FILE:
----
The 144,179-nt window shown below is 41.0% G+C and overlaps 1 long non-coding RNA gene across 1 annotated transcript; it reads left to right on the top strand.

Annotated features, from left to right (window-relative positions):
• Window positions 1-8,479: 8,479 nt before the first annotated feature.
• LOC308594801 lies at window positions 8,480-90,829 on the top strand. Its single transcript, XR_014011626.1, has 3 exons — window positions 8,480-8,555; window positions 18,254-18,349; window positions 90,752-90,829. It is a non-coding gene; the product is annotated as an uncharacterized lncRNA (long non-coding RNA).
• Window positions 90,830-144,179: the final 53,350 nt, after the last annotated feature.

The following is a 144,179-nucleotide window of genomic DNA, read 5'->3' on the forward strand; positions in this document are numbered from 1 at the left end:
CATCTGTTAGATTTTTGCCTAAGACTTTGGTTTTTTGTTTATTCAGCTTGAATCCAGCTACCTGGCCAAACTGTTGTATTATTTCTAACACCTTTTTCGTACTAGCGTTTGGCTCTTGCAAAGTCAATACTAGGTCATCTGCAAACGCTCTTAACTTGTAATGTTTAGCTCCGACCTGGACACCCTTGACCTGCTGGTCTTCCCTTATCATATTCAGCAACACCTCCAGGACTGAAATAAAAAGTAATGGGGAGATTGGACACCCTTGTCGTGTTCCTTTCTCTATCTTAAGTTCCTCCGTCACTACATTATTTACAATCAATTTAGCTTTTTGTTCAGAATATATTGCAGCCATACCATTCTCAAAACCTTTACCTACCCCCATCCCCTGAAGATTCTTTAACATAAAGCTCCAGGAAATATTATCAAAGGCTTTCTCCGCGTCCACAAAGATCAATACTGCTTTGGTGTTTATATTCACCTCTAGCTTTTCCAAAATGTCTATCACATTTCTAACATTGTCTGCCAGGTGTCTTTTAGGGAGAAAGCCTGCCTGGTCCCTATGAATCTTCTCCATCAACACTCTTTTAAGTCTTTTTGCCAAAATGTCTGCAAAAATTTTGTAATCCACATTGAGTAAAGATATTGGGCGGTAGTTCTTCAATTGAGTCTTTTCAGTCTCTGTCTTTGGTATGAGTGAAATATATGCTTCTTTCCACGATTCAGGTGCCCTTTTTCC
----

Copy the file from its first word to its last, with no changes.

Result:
The 144,179-nt window shown below is 41.0% G+C and overlaps 1 long non-coding RNA gene across 1 annotated transcript; it reads left to right on the top strand.

Annotated features, from left to right (window-relative positions):
• Window positions 1-8,479: 8,479 nt before the first annotated feature.
• LOC308594801 lies at window positions 8,480-90,829 on the top strand. Its single transcript, XR_014011626.1, has 3 exons — window positions 8,480-8,555; window positions 18,254-18,349; window positions 90,752-90,829. It is a non-coding gene; the product is annotated as an uncharacterized lncRNA (long non-coding RNA).
• Window positions 90,830-144,179: the final 53,350 nt, after the last annotated feature.

The following is a 144,179-nucleotide window of genomic DNA, read 5'->3' on the forward strand; positions in this document are numbered from 1 at the left end:
CATCTGTTAGATTTTTGCCTAAGACTTTGGTTTTTTGTTTATTCAGCTTGAATCCAGCTACCTGGCCAAACTGTTGTATTATTTCTAACACCTTTTTCGTACTAGCGTTTGGCTCTTGCAAAGTCAATACTAGGTCATCTGCAAACGCTCTTAACTTGTAATGTTTAGCTCCGACCTGGACACCCTTGACCTGCTGGTCTTCCCTTATCATATTCAGCAACACCTCCAGGACTGAAATAAAAAGTAATGGGGAGATTGGACACCCTTGTCGTGTTCCTTTCTCTATCTTAAGTTCCTCCGTCACTACATTATTTACAATCAATTTAGCTTTTTGTTCAGAATATATTGCAGCCATACCATTCTCAAAACCTTTACCTACCCCCATCCCCTGAAGATTCTTTAACATAAAGCTCCAGGAAATATTATCAAAGGCTTTCTCCGCGTCCACAAAGATCAATACTGCTTTGGTGTTTATATTCACCTCTAGCTTTTCCAAAATGTCTATCACATTTCTAACATTGTCTGCCAGGTGTCTTTTAGGGAGAAAGCCTGCCTGGTCCCTATGAATCTTCTCCATCAACACTCTTTTAAGTCTTTTTGCCAAAATGTCTGCAAAAATTTTGTAATCCACATTGAGTAAAGATATTGGGCGGTAGTTCTTCAATTGAGTCTTTTCAGTCTCTGTCTTTGGTATGAGTGAAATATATGCTTCTTTCCACGATTCAGGTGCCCTTTTTCC